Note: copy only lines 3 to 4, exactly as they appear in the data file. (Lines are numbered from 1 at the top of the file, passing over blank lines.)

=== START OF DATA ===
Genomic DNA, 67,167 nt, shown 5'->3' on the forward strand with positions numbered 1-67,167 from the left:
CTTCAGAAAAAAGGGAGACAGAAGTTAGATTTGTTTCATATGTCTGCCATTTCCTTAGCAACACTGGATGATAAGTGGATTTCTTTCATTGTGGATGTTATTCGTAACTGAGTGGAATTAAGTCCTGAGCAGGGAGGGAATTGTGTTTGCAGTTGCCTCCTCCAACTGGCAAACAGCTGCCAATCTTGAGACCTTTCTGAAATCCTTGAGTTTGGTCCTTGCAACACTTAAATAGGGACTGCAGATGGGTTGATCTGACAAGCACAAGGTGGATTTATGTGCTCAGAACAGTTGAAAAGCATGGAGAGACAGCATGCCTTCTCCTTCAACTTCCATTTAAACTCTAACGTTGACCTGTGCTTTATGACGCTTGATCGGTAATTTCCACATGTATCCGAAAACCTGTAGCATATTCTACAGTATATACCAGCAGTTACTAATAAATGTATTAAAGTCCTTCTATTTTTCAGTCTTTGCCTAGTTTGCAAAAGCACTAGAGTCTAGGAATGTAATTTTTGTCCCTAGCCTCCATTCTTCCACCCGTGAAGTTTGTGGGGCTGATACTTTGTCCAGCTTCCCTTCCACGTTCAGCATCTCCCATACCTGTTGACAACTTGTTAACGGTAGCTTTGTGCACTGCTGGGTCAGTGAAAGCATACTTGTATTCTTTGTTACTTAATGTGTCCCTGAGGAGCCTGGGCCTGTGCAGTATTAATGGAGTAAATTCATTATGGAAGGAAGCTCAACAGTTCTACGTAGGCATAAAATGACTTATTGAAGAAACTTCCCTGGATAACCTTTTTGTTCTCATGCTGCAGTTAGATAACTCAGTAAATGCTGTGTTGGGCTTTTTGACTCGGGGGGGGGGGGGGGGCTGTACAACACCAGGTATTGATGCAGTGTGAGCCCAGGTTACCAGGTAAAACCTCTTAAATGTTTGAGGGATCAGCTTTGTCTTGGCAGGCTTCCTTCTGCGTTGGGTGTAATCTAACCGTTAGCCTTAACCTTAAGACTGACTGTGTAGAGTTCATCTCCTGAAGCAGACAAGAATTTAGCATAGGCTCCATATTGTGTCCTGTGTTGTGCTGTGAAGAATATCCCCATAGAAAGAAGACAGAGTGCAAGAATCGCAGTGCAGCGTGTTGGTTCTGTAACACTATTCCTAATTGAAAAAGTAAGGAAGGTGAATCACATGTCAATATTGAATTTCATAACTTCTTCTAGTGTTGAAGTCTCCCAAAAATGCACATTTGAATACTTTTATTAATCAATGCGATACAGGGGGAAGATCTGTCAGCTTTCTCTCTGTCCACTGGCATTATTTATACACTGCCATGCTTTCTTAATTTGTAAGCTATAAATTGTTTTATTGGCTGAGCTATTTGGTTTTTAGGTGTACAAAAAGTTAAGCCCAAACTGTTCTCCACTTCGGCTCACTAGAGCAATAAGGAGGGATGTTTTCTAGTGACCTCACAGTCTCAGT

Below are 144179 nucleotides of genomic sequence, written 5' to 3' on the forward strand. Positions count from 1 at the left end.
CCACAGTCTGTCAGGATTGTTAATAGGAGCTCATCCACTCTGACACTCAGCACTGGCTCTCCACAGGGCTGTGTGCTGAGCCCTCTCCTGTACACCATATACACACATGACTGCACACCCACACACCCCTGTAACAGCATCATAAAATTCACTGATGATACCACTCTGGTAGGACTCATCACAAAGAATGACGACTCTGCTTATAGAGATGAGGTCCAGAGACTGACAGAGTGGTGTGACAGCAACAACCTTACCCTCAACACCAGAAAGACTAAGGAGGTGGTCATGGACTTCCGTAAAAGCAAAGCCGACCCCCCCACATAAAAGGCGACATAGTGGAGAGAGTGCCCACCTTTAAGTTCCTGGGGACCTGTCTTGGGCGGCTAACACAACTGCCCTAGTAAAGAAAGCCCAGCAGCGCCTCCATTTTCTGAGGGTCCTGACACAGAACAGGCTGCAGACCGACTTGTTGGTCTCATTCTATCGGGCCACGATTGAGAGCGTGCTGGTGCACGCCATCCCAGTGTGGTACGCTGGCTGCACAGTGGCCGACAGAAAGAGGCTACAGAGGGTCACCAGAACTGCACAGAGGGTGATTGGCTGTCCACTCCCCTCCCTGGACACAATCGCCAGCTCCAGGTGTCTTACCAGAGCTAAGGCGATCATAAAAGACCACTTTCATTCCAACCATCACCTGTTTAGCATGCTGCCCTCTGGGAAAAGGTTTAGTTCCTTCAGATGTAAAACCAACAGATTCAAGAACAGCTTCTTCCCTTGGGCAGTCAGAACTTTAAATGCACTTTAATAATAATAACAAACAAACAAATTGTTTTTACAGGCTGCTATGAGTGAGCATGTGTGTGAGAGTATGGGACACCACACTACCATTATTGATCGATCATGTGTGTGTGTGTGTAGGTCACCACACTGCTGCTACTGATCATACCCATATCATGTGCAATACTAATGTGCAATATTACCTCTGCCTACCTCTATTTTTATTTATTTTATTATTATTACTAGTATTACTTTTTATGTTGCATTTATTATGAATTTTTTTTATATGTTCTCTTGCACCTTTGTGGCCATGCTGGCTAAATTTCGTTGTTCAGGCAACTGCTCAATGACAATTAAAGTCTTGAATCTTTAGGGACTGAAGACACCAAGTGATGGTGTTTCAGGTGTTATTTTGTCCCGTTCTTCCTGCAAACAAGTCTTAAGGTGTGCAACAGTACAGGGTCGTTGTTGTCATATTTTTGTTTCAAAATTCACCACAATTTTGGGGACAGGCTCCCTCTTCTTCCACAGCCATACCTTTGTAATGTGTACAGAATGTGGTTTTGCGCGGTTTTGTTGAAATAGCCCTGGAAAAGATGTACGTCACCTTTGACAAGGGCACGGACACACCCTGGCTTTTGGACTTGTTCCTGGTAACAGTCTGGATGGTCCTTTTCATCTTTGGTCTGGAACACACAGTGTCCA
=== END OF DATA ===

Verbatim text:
Below are 144179 nucleotides of genomic sequence, written 5' to 3' on the forward strand. Positions count from 1 at the left end.
CCACAGTCTGTCAGGATTGTTAATAGGAGCTCATCCACTCTGACACTCAGCACTGGCTCTCCACAGGGCTGTGTGCTGAGCCCTCTCCTGTACACCATATACACACATGACTGCACACCCACACACCCCTGTAACAGCATCATAAAATTCACTGATGATACCACTCTGGTAGGACTCATCACAAAGAATGACGACTCTGCTTATAGAGATGAGGTCCAGAGACTGACAGAGTGGTGTGACAGCAACAACCTTACCCTCAACACCAGAAAGACTAAGGAGGTGGTCATGGACTTCCGTAAAAGCAAAGCCGACCCCCCCACATAAAAGGCGACATAGTGGAGAGAGTGCCCACCTTTAAGTTCCTGGGGACCTGTCTTGGGCGGCTAACACAACTGCCCTAGTAAAGAAAGCCCAGCAGCGCCTCCATTTTCTGAGGGTCCTGACACAGAACAGGCTGCAGACCGACTTGTTGGTCTCATTCTATCGGGCCACGATTGAGAGCGTGCTGGTGCACGCCATCCCAGTGTGGTACGCTGGCTGCACAGTGGCCGACAGAAAGAGGCTACAGAGGGTCACCAGAACTGCACAGAGGGTGATTGGCTGTCCACTCCCCTCCCTGGACACAATCGCCAGCTCCAGGTGTCTTACCAGAGCTAAGGCGATCATAAAAGACCACTTTCATTCCAACCATCACCTGTTTAGCATGCTGCCCTCTGGGAAAAGGTTTAGTTCCTTCAGATGTAAAACCAACAGATTCAAGAACAGCTTCTTCCCTTGGGCAGTCAGAACTTTAAATGCACTTTAATAATAATAACAAACAAACAAATTGTTTTTACAGGCTGCTATGAGTGAGCATGTGTGTGAGAGTATGGGACACCACACTACCATTATTGATCGATCATGTGTGTGTGTGTGTAGGTCACCACACTGCTGCTACTGATCATACCCATATCATGTGCAATACTAATGTGCAATATTACCTCTGCCTACCTCTATTTTTATTTATTTTATTATTATTACTAGTATTACTTTTTATGTTGCATTTATTATGAATTTTTTTTATATGTTCTCTTGCACCTTTGTGGCCATGCTGGCTAAATTTCGTTGTTCAGGCAACTGCTCAATGACAATTAAAGTCTTGAATCTTTAGGGACTGAAGACACCAAGTGATGGTGTTTCAGGTGTTATTTTGTCCCGTTCTTCCTGCAAACAAGTCTTAAGGTGTGCAACAGTACAGGGTCGTTGTTGTCATATTTTTGTTTCAAAATTCACCACAATTTTGGGGACAGGCTCCCTCTTCTTCCACAGCCATACCTTTGTAATGTGTACAGAATGTGGTTTTGCGCGGTTTTGTTGAAATAGCCCTGGAAAAGATGTACGTCACCTTTGACAAGGGCACGGACACACCCTGGCTTTTGGACTTGTTCCTGGTAACAGTCTGGATGGTCCTTTTCATCTTTGGTCTGGAACACACAGTGTCCA